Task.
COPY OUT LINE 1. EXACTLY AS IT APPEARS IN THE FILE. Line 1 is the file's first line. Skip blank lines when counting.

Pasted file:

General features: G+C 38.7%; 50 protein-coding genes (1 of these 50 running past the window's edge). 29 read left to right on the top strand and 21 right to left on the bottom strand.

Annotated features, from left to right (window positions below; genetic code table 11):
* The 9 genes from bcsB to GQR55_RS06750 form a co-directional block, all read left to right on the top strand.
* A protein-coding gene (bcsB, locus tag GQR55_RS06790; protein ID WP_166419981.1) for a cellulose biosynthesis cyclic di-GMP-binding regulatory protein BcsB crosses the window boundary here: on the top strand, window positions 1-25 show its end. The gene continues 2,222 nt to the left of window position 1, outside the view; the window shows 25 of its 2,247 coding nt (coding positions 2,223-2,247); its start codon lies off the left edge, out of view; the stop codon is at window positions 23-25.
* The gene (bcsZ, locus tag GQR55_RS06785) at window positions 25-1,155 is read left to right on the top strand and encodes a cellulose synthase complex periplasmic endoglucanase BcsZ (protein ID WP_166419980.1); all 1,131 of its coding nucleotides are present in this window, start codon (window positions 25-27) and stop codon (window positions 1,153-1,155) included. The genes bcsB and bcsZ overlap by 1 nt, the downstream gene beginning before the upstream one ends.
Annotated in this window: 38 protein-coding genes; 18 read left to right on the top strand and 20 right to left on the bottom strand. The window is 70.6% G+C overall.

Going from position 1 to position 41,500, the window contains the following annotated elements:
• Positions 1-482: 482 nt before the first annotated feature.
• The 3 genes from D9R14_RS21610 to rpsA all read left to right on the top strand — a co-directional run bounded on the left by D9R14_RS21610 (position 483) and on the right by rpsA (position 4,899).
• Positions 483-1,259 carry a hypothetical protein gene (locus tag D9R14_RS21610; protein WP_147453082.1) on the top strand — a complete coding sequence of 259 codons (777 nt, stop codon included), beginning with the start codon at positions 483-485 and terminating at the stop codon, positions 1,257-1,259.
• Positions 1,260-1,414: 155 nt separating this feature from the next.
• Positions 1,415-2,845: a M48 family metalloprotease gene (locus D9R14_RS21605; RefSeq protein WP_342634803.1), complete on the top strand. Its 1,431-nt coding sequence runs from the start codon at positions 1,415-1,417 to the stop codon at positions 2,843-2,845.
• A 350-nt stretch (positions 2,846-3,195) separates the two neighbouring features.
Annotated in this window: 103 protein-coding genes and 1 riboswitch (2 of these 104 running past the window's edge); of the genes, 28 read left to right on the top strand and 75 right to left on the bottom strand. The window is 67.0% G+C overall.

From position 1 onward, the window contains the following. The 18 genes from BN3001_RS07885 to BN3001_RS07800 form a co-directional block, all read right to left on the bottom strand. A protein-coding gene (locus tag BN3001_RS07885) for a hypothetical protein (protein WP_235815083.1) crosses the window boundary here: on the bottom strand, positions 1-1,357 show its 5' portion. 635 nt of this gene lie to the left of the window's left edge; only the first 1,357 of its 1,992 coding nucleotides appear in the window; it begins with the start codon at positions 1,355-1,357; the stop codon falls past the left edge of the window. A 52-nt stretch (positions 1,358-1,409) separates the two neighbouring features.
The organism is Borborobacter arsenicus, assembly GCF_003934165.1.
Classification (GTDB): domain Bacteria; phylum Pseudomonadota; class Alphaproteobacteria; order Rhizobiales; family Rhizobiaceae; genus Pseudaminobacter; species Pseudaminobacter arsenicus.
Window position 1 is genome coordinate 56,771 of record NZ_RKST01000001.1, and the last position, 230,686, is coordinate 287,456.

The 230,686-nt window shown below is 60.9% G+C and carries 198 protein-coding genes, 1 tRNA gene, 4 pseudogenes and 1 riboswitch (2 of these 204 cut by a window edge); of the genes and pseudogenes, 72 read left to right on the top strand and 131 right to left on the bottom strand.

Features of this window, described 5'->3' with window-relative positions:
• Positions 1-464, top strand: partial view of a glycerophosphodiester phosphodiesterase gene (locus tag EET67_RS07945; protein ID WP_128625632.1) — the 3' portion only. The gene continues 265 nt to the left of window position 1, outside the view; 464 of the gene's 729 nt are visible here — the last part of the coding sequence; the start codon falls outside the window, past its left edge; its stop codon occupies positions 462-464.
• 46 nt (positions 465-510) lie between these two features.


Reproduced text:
General features: G+C 38.7%; 50 protein-coding genes (1 of these 50 running past the window's edge). 29 read left to right on the top strand and 21 right to left on the bottom strand.